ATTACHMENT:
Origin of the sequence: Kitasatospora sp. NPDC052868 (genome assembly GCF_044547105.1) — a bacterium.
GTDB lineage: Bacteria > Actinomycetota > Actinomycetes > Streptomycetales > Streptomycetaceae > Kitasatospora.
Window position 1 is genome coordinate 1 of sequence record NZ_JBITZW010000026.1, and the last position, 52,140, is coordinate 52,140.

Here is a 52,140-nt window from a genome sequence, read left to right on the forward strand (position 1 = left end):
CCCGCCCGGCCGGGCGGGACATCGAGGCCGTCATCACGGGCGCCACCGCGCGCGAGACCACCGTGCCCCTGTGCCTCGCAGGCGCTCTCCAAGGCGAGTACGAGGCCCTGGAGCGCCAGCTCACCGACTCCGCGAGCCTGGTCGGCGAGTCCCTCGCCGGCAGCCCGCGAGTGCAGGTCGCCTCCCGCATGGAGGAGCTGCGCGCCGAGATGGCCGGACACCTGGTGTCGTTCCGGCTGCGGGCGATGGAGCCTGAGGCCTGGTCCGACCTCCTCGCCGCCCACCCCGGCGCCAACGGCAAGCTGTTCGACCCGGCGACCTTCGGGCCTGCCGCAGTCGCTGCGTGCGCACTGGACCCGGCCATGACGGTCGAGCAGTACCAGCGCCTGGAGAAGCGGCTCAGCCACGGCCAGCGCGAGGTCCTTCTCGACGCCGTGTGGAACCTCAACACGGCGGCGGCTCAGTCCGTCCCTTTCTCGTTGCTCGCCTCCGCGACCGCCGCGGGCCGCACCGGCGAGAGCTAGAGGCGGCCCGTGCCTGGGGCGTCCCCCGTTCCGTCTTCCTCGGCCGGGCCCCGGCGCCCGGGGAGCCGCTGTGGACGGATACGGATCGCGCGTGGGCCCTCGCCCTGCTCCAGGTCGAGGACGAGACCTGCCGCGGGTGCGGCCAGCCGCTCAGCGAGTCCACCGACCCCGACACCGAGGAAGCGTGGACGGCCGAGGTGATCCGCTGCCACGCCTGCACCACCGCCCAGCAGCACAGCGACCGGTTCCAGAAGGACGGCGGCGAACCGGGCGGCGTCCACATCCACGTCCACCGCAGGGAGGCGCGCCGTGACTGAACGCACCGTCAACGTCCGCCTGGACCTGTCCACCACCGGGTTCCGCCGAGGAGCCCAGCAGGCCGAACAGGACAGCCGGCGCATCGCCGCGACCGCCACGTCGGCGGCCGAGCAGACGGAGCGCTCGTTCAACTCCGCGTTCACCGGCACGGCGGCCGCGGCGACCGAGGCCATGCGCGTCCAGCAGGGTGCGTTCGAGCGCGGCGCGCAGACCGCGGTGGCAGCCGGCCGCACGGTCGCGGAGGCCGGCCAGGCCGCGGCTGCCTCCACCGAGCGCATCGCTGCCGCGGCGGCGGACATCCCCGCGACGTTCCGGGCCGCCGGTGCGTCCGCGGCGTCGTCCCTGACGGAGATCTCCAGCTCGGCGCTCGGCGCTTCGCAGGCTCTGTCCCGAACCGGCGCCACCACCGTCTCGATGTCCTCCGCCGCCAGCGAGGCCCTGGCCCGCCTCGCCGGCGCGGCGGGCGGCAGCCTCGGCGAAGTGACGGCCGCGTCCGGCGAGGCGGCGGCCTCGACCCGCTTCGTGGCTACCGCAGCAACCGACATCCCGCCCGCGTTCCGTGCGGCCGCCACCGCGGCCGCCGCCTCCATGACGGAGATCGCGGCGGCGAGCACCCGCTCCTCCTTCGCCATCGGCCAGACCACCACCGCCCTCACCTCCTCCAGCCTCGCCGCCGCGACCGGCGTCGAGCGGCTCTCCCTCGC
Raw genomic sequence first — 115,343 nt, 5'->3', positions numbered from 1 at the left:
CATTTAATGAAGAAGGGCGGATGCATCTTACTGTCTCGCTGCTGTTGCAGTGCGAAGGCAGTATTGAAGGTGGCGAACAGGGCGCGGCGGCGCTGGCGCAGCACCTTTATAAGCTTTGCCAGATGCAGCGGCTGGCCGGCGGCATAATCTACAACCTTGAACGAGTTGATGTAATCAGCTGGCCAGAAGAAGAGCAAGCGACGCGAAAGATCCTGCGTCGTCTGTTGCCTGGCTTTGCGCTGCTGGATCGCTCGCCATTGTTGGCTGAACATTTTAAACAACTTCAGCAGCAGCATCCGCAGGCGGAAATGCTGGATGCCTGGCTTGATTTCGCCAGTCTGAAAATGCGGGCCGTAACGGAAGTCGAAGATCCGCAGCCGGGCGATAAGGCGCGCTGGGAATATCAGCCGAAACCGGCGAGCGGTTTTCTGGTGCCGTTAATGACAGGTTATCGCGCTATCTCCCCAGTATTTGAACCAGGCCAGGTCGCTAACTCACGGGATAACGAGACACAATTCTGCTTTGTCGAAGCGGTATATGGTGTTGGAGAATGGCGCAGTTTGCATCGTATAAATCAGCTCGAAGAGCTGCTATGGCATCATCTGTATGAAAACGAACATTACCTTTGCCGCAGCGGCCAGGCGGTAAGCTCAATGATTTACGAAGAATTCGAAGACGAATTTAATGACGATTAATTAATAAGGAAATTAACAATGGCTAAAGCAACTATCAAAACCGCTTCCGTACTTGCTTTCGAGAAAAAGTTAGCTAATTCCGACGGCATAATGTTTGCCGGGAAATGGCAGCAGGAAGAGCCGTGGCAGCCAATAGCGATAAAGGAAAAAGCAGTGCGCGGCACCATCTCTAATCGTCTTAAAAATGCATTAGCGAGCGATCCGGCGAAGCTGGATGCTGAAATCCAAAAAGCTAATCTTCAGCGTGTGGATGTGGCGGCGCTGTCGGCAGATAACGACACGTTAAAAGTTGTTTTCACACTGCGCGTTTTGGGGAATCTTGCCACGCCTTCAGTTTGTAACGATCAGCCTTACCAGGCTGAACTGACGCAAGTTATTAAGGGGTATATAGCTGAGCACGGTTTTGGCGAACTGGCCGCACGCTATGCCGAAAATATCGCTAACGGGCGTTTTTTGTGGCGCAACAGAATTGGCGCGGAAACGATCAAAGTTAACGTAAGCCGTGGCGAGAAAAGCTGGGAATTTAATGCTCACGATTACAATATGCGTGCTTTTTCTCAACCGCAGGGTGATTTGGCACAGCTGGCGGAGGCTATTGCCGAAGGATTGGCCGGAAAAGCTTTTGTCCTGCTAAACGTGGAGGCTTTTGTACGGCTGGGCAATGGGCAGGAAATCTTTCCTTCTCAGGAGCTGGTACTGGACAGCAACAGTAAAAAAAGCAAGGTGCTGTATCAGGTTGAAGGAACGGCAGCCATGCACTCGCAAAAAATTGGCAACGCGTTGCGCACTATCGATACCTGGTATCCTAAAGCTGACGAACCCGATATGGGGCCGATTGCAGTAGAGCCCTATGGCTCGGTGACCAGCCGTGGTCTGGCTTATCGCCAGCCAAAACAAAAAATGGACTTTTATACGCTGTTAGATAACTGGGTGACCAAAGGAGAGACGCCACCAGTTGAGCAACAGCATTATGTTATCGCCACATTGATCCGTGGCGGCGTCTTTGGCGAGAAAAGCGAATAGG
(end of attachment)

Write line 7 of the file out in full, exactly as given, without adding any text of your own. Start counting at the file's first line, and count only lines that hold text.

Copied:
CATTTAATGAAGAAGGGCGGATGCATCTTACTGTCTCGCTGCTGTTGCAGTGCGAAGGCAGTATTGAAGGTGGCGAACAGGGCGCGGCGGCGCTGGCGCAGCACCTTTATAAGCTTTGCCAGATGCAGCGGCTGGCCGGCGGCATAATCTACAACCTTGAACGAGTTGATGTAATCAGCTGGCCAGAAGAAGAGCAAGCGACGCGAAAGATCCTGCGTCGTCTGTTGCCTGGCTTTGCGCTGCTGGATCGCTCGCCATTGTTGGCTGAACATTTTAAACAACTTCAGCAGCAGCATCCGCAGGCGGAAATGCTGGATGCCTGGCTTGATTTCGCCAGTCTGAAAATGCGGGCCGTAACGGAAGTCGAAGATCCGCAGCCGGGCGATAAGGCGCGCTGGGAATATCAGCCGAAACCGGCGAGCGGTTTTCTGGTGCCGTTAATGACAGGTTATCGCGCTATCTCCCCAGTATTTGAACCAGGCCAGGTCGCTAACTCACGGGATAACGAGACACAATTCTGCTTTGTCGAAGCGGTATATGGTGTTGGAGAATGGCGCAGTTTGCATCGTATAAATCAGCTCGAAGAGCTGCTATGGCATCATCTGTATGAAAACGAACATTACCTTTGCCGCAGCGGCCAGGCGGTAAGCTCAATGATTTACGAAGAATTCGAAGACGAATTTAATGACGATTAATTAATAAGGAAATTAACAATGGCTAAAGCAACTATCAAAACCGCTTCCGTACTTGCTTTCGAGAAAAAGTTAGCTAATTCCGACGGCATAATGTTTGCCGGGAAATGGCAGCAGGAAGAGCCGTGGCAGCCAATAGCGATAAAGGAAAAAGCAGTGCGCGGCACCATCTCTAATCGTCTTAAAAATGCATTAGCGAGCGATCCGGCGAAGCTGGATGCTGAAATCCAAAAAGCTAATCTTCAGCGTGTGGATGTGGCGGCGCTGTCGGCAGATAACGACACGTTAAAAGTTGTTTTCACACTGCGCGTTTTGGGGAATCTTGCCACGCCTTCAGTTTGTAACGATCAGCCTTACCAGGCTGAACTGACGCAAGTTATTAAGGGGTATATAGCTGAGCACGGTTTTGGCGAACTGGCCGCACGCTATGCCGAAAATATCGCTAACGGGCGTTTTTTGTGGCGCAACAGAATTGGCGCGGAAACGATCAAAGTTAACGTAAGCCGTGGCGAGAAAAGCTGGGAATTTAATGCTCACGATTACAATATGCGTGCTTTTTCTCAACCGCAGGGTGATTTGGCACAGCTGGCGGAGGCTATTGCCGAAGGATTGGCCGGAAAAGCTTTTGTCCTGCTAAACGTGGAGGCTTTTGTACGGCTGGGCAATGGGCAGGAAATCTTTCCTTCTCAGGAGCTGGTACTGGACAGCAACAGTAAAAAAAGCAAGGTGCTGTATCAGGTTGAAGGAACGGCAGCCATGCACTCGCAAAAAATTGGCAACGCGTTGCGCACTATCGATACCTGGTATCCTAAAGCTGACGAACCCGATATGGGGCCGATTGCAGTAGAGCCCTATGGCTCGGTGACCAGCCGTGGTCTGGCTTATCGCCAGCCAAAACAAAAAATGGACTTTTATACGCTGTTAGATAACTGGGTGACCAAAGGAGAGACGCCACCAGTTGAGCAACAGCATTATGTTATCGCCACATTGATCCGTGGCGGCGTCTTTGGCGAGAAAAGCGAATAGG